Have your students read this encyclopedia entry on biodiversity for background on biodiversity hotspots. Lead a discussion about the term “endemic species.” Ask: Where do you think you would find a lot of endemic species? In what types of environments? Why do you think studying endemic species is important? India includes parts of three areas that scientists consider to be biodiversity hotspots: the Western Ghats mountain range, the Himalaya mountain range, and the Indo-Burma region. Have students open a map of terrestrial biodiversity hotspots in National Geographic MapMaker and locate the three biodiversity hotspots in India. Students can write geographic descriptions of these areas. Then assign groups of students to different continents to look at other biodiversity hotspots around the world. Have the groups make geographic observations of what they see (for example, many biodiversity hotspots are on islands or include mountain ranges) and then come together as a class to compare.

Photo of a snow leopard
Animal Adaptations

Snow leopards (Panthera uncia) are an endangered species found only in the mountains of Central Asia, including parts of northwestern India. Have students read background information on snow leopards and write a geographic question. Then have students visit the website for the IUCN Red List and search for “Snow Leopard”. Select “View on Map” to observe the geographic range of where they live. Students can observe and discuss what types of landscapes they live in and in which countries. Based on what students learn about the snow leopard habitat, lead a discussion on the types of adaptations that snow leopards have developed that make them uniquely fit for those habitats. Students should also revisit and answer the geographic question they developed. Students can read this encyclopedia entry on adaptation for more background on this topic. Then go further with adaptation with these activities.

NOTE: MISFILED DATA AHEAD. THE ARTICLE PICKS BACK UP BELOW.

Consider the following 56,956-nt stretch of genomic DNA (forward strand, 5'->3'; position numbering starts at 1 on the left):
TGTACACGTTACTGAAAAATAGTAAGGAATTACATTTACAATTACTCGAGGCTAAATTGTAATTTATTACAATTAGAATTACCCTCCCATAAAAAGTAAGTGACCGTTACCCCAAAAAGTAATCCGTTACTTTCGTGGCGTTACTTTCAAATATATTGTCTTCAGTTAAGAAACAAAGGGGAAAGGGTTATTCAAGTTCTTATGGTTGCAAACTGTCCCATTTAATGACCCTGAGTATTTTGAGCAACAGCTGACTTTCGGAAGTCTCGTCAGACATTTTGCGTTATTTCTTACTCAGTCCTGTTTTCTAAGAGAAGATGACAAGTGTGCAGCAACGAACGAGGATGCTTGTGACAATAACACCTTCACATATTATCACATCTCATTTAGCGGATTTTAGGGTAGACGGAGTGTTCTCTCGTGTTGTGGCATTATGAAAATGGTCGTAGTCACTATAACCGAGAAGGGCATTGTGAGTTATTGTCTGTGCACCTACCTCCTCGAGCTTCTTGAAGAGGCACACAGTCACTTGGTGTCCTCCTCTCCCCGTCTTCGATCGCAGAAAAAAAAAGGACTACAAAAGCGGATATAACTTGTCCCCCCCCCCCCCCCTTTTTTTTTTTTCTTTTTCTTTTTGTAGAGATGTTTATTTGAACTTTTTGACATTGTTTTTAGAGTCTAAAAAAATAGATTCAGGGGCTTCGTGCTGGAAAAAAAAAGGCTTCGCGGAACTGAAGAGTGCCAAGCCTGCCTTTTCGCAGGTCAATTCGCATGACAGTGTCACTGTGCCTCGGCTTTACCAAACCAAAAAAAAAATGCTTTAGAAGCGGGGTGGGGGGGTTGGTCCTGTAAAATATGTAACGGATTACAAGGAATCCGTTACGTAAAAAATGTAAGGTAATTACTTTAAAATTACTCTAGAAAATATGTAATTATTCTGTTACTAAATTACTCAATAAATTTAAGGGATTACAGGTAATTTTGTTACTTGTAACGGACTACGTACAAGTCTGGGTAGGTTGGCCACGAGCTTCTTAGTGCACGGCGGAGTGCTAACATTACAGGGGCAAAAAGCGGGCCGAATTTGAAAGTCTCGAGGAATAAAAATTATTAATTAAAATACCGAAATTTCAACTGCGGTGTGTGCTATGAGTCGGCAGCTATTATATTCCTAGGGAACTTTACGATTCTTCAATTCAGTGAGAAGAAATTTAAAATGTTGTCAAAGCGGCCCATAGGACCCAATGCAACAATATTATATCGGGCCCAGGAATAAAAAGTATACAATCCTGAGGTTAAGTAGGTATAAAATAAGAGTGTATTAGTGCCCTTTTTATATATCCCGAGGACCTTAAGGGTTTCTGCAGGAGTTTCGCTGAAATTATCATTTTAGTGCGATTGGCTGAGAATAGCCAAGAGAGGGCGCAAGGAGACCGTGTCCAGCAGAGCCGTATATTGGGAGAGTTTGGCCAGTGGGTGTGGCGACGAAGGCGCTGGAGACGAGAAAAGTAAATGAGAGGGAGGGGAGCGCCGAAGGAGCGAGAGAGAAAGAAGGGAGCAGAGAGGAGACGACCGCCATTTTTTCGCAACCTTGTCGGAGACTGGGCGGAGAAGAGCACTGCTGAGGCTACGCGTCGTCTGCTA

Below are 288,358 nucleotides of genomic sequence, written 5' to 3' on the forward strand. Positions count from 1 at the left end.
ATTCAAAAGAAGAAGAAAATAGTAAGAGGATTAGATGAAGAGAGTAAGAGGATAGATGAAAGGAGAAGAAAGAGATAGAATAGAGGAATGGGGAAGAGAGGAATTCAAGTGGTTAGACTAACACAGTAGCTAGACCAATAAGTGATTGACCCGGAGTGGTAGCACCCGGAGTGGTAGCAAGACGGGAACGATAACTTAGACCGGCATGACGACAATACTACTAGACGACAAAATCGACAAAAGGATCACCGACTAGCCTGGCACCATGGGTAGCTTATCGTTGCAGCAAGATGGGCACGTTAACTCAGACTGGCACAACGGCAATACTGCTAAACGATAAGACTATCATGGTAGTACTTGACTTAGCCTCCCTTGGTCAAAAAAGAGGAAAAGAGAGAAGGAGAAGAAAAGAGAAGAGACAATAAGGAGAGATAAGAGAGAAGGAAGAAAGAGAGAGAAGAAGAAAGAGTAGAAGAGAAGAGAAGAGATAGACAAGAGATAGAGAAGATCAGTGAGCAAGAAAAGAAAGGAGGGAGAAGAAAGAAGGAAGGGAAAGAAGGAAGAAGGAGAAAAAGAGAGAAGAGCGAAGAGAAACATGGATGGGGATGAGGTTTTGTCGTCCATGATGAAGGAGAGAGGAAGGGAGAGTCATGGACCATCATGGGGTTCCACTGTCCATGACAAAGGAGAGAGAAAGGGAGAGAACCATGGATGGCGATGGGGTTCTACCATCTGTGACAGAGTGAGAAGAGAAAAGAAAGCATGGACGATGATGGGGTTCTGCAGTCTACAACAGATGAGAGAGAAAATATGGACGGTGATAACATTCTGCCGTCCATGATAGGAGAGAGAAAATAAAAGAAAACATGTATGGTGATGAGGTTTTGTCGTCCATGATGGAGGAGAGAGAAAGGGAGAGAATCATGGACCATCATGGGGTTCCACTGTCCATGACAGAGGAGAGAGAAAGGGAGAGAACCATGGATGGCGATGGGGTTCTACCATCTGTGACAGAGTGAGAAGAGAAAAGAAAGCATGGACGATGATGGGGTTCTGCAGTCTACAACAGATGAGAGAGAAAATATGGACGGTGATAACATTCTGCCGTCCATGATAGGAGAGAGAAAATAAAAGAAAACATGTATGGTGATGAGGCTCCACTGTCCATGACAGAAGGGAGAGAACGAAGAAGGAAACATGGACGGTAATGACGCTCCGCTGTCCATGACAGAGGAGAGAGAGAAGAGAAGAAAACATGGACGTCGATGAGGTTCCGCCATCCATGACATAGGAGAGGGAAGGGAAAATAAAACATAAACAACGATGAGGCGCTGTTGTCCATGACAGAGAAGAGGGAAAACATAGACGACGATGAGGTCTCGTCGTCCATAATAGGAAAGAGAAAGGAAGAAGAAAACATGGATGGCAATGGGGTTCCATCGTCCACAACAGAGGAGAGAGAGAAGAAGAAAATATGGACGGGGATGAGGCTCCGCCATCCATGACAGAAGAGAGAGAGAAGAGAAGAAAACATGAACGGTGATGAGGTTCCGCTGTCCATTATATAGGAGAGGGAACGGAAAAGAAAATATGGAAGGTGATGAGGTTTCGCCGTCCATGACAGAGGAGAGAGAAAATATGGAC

Media Credits

The audio, illustrations, photos, and videos are credited beneath the media asset, except for promotional images, which generally link to another page that contains the media credit. The Rights Holder for media is the person or group credited.

Sean P. O'Connor
Chandana Jasti, National Geographic Society
Nancy Chow, National Geographic Society
Jordan Lim, National Geographic Society
special thanks

James Allen, Jessica Bean, Peter Cameron, Joel Charlebois, Charles Dabritz, Merinda Davis, Shiona Drummer, Andrette Duncan, Lise Galuga, Nicholas Gattis, Amanda Hensley, Melissa Hero, Rosalinda Jaimes, Brynn Johnson, Katherine Kauffman, Peg Keiner, Natalia LeMoyne, Joseph (Joe) Levine, Paul McAllister, Emily McAllister, Kelly McCarthy, Alvera McMillan, Michael Middleton, Pradip Misra, Raven Moore, Breanna Myles, Michele Osinski, Judith Painter, Ellie Reitz, Jeff Richardson, Rebekah Rottenberg, Terri Sallee, William (Bill) Scales, Afzal Shaikh​, ​​​​​​Miroslava Silva-Ordaz, Samantha Sinding, Dana Tatlock, Martha Thornburgh, Jessica Walsh, Brooke Whitlow, Josh Williams, Layne Zimmers.

Last Updated

April 29, 2024